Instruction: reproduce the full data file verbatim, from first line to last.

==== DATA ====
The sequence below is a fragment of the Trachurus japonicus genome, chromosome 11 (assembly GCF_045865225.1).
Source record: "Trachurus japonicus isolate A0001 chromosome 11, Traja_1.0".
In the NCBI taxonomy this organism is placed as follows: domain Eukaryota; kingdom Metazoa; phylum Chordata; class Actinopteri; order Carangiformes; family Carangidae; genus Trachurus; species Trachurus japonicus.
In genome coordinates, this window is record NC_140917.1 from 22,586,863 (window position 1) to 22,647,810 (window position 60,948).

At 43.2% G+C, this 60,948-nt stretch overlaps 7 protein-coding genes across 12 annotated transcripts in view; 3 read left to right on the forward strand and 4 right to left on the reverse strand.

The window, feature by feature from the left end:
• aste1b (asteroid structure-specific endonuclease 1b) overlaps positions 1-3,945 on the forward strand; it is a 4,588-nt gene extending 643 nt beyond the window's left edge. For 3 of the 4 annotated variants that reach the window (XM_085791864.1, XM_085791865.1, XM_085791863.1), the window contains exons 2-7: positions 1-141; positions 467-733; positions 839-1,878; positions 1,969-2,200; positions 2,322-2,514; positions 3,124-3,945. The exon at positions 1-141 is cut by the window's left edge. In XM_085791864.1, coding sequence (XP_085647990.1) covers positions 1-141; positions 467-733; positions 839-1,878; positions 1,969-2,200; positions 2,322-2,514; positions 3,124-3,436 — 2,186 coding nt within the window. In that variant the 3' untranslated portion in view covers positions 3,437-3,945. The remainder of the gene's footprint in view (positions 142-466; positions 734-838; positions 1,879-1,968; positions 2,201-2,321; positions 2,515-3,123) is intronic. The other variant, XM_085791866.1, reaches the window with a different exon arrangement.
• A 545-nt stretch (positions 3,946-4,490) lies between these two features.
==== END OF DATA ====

The sequence below is a fragment of the Trachurus japonicus genome, chromosome 11 (assembly GCF_045865225.1).
Source record: "Trachurus japonicus isolate A0001 chromosome 11, Traja_1.0".
In the NCBI taxonomy this organism is placed as follows: domain Eukaryota; kingdom Metazoa; phylum Chordata; class Actinopteri; order Carangiformes; family Carangidae; genus Trachurus; species Trachurus japonicus.
In genome coordinates, this window is record NC_140917.1 from 22,586,863 (window position 1) to 22,647,810 (window position 60,948).

At 43.2% G+C, this 60,948-nt stretch overlaps 7 protein-coding genes across 12 annotated transcripts in view; 3 read left to right on the forward strand and 4 right to left on the reverse strand.

The window, feature by feature from the left end:
• aste1b (asteroid structure-specific endonuclease 1b) overlaps positions 1-3,945 on the forward strand; it is a 4,588-nt gene extending 643 nt beyond the window's left edge. For 3 of the 4 annotated variants that reach the window (XM_085791864.1, XM_085791865.1, XM_085791863.1), the window contains exons 2-7: positions 1-141; positions 467-733; positions 839-1,878; positions 1,969-2,200; positions 2,322-2,514; positions 3,124-3,945. The exon at positions 1-141 is cut by the window's left edge. In XM_085791864.1, coding sequence (XP_085647990.1) covers positions 1-141; positions 467-733; positions 839-1,878; positions 1,969-2,200; positions 2,322-2,514; positions 3,124-3,436 — 2,186 coding nt within the window. In that variant the 3' untranslated portion in view covers positions 3,437-3,945. The remainder of the gene's footprint in view (positions 142-466; positions 734-838; positions 1,879-1,968; positions 2,201-2,321; positions 2,515-3,123) is intronic. The other variant, XM_085791866.1, reaches the window with a different exon arrangement.
• A 545-nt stretch (positions 3,946-4,490) lies between these two features.